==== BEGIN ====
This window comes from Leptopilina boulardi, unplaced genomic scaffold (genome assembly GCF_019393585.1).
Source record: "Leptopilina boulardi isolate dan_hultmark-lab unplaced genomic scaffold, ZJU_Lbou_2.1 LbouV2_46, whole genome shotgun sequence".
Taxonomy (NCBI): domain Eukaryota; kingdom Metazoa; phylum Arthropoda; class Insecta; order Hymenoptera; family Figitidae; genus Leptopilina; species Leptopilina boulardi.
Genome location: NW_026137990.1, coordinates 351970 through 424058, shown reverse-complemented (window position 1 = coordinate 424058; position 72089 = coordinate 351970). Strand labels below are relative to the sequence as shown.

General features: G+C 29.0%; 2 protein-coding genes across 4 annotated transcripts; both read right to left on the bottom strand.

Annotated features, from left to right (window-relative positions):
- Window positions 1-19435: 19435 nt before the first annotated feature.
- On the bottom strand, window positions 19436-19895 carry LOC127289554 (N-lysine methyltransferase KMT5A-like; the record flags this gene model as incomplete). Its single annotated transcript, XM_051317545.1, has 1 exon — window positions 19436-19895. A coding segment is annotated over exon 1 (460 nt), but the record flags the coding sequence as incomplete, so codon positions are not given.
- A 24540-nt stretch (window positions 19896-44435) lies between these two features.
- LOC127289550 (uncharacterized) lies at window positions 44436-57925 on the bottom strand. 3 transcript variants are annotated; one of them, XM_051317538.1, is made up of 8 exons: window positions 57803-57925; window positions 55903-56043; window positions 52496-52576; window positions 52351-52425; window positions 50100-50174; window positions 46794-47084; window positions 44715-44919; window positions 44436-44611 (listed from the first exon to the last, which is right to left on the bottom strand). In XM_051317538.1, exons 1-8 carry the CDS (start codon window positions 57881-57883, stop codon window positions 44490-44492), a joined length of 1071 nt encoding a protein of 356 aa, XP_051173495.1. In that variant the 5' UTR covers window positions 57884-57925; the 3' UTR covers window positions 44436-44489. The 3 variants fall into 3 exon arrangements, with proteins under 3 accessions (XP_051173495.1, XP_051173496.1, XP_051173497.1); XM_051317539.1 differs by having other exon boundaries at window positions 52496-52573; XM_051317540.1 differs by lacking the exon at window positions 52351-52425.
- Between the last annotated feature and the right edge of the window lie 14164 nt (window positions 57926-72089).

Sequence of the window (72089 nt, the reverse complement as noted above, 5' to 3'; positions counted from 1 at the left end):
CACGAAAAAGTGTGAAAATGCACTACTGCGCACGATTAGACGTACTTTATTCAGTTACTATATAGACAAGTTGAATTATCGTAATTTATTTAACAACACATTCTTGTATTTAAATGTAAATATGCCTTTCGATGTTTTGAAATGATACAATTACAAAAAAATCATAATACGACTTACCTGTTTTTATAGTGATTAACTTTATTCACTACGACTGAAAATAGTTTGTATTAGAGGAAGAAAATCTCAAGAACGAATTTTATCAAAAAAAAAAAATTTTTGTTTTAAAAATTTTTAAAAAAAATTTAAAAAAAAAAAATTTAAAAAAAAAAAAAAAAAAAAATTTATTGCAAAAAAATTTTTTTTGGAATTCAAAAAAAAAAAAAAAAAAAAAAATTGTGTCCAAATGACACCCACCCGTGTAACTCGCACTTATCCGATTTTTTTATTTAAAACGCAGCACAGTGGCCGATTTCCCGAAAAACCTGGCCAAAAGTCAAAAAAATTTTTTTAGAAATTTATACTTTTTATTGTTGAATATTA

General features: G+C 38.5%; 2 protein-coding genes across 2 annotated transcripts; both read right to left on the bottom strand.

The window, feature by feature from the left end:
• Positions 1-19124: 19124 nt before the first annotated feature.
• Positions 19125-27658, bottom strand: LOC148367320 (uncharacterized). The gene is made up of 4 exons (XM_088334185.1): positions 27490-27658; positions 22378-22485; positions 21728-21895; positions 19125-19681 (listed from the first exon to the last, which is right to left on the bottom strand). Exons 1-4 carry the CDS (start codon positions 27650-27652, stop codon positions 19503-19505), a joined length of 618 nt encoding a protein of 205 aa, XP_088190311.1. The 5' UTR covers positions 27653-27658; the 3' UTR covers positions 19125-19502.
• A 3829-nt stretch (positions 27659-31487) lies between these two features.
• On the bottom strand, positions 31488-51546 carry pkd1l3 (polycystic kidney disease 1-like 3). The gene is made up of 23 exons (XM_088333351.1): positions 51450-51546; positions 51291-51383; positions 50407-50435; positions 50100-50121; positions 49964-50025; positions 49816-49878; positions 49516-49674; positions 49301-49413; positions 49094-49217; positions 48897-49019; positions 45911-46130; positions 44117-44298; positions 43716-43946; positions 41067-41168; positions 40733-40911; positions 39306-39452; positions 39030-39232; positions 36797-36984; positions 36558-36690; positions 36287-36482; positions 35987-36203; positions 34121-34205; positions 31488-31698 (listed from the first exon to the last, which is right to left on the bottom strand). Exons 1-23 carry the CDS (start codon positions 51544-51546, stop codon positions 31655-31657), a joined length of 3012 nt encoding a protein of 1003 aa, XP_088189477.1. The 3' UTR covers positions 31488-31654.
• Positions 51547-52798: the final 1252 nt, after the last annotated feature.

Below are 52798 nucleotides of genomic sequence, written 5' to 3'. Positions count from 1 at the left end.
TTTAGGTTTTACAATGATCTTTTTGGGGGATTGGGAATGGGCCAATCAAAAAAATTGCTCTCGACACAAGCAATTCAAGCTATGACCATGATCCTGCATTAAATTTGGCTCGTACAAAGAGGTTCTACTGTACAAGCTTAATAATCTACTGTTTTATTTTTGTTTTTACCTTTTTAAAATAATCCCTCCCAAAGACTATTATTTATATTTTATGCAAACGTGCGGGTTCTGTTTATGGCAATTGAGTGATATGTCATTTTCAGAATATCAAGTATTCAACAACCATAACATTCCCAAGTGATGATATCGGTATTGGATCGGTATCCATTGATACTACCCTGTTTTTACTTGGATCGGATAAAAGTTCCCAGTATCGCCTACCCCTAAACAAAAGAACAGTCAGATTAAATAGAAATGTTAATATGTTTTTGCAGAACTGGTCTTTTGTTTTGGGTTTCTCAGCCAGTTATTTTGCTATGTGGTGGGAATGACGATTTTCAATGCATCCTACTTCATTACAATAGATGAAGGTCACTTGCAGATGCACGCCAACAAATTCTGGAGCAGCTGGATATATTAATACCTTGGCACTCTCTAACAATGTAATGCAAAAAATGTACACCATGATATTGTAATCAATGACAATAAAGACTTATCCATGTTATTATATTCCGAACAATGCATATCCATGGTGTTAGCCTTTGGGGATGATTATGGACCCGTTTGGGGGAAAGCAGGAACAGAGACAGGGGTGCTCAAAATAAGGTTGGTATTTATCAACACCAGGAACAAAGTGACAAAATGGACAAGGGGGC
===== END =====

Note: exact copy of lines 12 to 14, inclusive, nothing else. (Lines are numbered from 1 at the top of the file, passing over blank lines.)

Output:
Sequence of the window (72089 nt, the reverse complement as noted above, 5' to 3'; positions counted from 1 at the left end):
CACGAAAAAGTGTGAAAATGCACTACTGCGCACGATTAGACGTACTTTATTCAGTTACTATATAGACAAGTTGAATTATCGTAATTTATTTAACAACACATTCTTGTATTTAAATGTAAATATGCCTTTCGATGTTTTGAAATGATACAATTACAAAAAAATCATAATACGACTTACCTGTTTTTATAGTGATTAACTTTATTCACTACGACTGAAAATAGTTTGTATTAGAGGAAGAAAATCTCAAGAACGAATTTTATCAAAAAAAAAAAATTTTTGTTTTAAAAATTTTTAAAAAAAATTTAAAAAAAAAAAATTTAAAAAAAAAAAAAAAAAAAAATTTATTGCAAAAAAATTTTTTTTGGAATTCAAAAAAAAAAAAAAAAAAAAAAATTGTGTCCAAATGACACCCACCCGTGTAACTCGCACTTATCCGATTTTTTTATTTAAAACGCAGCACAGTGGCCGATTTCCCGAAAAACCTGGCCAAAAGTCAAAAAAATTTTTTTAGAAATTTATACTTTTTATTGTTGAATATTA

General features: G+C 38.5%; 2 protein-coding genes across 2 annotated transcripts; both read right to left on the bottom strand.